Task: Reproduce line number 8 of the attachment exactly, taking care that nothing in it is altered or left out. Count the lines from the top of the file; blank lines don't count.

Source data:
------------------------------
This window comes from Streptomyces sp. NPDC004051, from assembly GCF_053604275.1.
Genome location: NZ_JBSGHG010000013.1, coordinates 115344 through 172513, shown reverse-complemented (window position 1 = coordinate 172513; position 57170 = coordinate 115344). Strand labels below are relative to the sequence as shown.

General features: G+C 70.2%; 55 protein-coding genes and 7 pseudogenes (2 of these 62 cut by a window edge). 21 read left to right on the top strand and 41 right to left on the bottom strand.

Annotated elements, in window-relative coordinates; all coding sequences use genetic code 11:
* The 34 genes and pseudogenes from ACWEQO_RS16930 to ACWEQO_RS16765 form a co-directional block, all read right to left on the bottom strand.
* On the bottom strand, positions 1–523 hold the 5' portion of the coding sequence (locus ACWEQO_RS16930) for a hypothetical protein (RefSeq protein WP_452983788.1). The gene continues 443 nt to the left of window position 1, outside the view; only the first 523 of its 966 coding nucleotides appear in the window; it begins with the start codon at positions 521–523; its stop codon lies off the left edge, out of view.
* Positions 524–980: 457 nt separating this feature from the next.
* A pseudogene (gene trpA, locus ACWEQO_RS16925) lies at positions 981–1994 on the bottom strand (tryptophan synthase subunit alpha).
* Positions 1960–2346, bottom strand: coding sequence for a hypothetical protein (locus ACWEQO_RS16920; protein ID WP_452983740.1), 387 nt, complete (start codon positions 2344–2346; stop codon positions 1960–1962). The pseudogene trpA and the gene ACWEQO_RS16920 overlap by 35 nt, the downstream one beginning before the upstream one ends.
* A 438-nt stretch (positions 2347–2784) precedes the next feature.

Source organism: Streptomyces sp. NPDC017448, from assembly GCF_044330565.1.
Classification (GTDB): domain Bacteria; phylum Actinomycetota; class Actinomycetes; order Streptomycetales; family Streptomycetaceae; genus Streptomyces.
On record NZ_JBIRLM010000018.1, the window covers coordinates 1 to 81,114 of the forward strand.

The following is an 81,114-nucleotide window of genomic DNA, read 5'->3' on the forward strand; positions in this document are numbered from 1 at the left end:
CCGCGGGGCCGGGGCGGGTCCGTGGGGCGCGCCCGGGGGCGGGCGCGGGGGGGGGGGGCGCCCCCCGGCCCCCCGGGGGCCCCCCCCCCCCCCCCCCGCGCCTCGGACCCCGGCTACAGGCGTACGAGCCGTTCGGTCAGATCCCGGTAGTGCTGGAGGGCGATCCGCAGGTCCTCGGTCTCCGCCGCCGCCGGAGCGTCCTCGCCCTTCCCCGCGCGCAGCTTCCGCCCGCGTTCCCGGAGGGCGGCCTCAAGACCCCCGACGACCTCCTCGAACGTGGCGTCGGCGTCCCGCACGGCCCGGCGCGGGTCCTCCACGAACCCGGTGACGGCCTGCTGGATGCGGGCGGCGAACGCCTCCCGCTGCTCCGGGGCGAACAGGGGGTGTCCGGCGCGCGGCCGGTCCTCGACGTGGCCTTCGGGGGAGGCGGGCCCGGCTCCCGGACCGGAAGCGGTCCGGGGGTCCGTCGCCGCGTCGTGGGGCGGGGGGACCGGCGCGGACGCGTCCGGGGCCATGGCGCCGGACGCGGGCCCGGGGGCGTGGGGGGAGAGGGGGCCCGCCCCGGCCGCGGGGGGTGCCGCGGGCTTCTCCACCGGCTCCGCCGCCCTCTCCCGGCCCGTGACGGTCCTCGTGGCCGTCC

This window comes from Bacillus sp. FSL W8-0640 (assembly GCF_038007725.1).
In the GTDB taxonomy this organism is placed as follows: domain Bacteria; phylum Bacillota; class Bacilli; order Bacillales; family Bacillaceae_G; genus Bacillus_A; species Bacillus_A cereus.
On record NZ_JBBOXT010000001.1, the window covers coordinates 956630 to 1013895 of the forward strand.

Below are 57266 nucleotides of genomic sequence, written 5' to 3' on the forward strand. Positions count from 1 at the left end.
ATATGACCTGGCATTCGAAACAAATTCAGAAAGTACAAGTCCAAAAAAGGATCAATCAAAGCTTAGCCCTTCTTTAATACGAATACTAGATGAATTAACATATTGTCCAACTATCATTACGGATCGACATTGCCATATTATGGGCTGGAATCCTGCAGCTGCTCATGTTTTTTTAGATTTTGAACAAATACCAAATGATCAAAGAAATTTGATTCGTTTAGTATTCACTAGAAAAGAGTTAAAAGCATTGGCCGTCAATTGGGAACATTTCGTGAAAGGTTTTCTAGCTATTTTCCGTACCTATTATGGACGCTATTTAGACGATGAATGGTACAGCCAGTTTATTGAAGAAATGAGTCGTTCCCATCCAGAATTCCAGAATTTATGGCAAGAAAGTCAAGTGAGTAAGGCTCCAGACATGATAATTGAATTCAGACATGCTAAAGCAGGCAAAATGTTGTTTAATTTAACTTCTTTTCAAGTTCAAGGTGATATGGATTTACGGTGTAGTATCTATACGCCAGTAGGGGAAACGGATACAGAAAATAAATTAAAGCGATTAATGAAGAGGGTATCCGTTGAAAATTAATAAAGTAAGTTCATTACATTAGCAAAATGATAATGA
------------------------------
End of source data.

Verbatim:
* A pseudogene (gene trpA, locus ACWEQO_RS16925) lies at positions 981–1994 on the bottom strand (tryptophan synthase subunit alpha).